Middle East studies in the News
More on Duke: Professor Omid Safi
by Gary Fouse
I was listening to conservative radio talk show host Michael Medved talking today about the Duke University chapel controversy involving Muslim students using the iconic chapel for Muslim prayers including the traditionalAdhan-call to prayer using the chapel's steeple as a minaret. As things stand now, the call to prayer from the steeple has been canceled, but the call will take place outside the chapel and the worshipers will hold their prayers inside a chapel room.
Medved (who is Jewish) is taking the position that Duke should not restrict the Muslim students' right to pray. (They are required to pray at designated times 5 times a day.) He also says that Christian prayers at the chapel are preceded by bells ringing from the steeple. Thus, the issue of bothersome noise to students is, in effect, cancelled out.
In addition, Medved criticized Franklin Graham's statement on the issue, which specifically criticized Islam as a violent religion.
I respect Medved's positions on this. I do think the university could make provisions for Muslim students to fulfill their prayer requirements on campus. I think a private room would be more appropriate. I still have misgivings about the chapel for two reasons I have mentioned before. While mosques do invite non-believers onto their premises, it is largely for educational purposes and promoting Islam. I do not see the same reciprocity, however, as to other faiths holding their services in a mosque. Secondly, I have a problem with the fact that prayers feature sura 1, which has a negative reference to Christians and Jews. To recite those lines in a church or a synagogue is simply not appropriate in my view.
As for Reverend Graham's statement, I think he would have been better served to leave out the references to Islamic violence. I think the argument can be made that it was not the time or place for that.
Now, however, comes Duke Professor Omid Safi into the story courtesy of Breitbart. Safi has been featured on this site before when he was at the University of North Carolina at Chapel Hill. (First I ever heard of a Tarheel going over to the Blue Devils, but that is another story.)
So this introduces a whole new twist into this mess. Why? Because Duke University officials are scurrying all over the place making the requisite statements about trying to foster inclusion, togetherness, diversity, and all that other good stuff.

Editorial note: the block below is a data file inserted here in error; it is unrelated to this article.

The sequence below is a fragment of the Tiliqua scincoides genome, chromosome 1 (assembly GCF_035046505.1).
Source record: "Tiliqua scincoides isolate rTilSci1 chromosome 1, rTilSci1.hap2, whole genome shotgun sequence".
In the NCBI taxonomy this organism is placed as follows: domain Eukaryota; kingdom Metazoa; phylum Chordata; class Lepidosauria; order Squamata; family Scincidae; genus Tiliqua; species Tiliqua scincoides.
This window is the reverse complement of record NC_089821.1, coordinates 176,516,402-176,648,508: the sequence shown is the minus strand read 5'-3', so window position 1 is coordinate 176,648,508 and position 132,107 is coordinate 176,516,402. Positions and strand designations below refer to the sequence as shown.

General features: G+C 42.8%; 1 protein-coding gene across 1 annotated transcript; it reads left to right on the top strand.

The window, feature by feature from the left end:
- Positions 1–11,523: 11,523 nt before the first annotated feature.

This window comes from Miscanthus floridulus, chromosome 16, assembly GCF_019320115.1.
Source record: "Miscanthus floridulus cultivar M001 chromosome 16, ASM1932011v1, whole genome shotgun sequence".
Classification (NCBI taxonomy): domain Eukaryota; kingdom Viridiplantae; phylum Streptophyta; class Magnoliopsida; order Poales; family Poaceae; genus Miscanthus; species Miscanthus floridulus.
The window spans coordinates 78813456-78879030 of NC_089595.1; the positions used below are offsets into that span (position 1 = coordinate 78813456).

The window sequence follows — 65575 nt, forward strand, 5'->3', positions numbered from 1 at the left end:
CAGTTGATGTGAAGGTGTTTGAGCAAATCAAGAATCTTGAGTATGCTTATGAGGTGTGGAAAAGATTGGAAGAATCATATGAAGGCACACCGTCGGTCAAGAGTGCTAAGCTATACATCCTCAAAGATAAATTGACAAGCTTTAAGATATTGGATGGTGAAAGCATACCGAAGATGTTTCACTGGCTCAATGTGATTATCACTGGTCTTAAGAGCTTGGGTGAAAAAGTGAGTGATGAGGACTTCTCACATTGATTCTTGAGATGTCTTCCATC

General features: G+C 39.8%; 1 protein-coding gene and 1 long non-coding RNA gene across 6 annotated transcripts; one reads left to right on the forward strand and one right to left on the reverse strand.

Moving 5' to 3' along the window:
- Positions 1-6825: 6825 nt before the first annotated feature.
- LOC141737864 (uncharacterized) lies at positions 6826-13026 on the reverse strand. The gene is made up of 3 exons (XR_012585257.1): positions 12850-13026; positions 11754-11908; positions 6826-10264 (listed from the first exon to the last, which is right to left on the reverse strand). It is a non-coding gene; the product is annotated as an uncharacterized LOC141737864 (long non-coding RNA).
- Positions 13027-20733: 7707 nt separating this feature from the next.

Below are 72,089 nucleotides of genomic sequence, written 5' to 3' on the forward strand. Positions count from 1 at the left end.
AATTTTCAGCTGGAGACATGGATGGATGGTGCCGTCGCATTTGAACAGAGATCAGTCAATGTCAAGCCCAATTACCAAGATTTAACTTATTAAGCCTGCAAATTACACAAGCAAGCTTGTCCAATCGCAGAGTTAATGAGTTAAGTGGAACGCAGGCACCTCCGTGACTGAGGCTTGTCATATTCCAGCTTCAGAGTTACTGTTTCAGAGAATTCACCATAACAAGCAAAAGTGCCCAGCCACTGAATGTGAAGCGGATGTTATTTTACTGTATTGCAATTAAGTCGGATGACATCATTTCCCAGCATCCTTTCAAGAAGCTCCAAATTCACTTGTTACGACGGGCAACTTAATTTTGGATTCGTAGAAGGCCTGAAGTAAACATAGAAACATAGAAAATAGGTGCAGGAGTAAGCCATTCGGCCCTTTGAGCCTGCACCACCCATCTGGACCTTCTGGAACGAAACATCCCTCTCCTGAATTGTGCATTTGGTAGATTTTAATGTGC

"Duke remains committed to fostering an inclusive, tolerant and welcoming campus for all of its students," university spokesman Michael Schoenfeld said in a statement. "However, it was clear that what was conceived as an effort to unify was not having the intended effect."
So much for that.
The presence of Safi in the middle of this does not fit with the above statement. This guy who no agent of togetherness or bridge-building. It only leads me to suspect that there is an element of the camel getting his nose under the tent in terms of using the chapel in this manner.
Let me add this: As for the Muslim Student Association and the 700 or so Muslim students at Duke (which was established as a Methodist university). I have no problem with them and assume they just want a place where they can pray as they are required to do. (I am always suspicious of the leadership of the various MSA chapters because I think they have to conform to a particular agenda, but that is a different topic.) I say let them be provided with a room away from the chapel. Prayer for any religion should be private and non-intrusive to others. That shouldn't be hard to arrange.Note: Articles listed under "Middle East studies in the News" provide information on current developments concerning Middle East studies on North American campuses. These reports do not necessarily reflect the views of Campus Watch and do not necessarily correspond to Campus Watch's critique.
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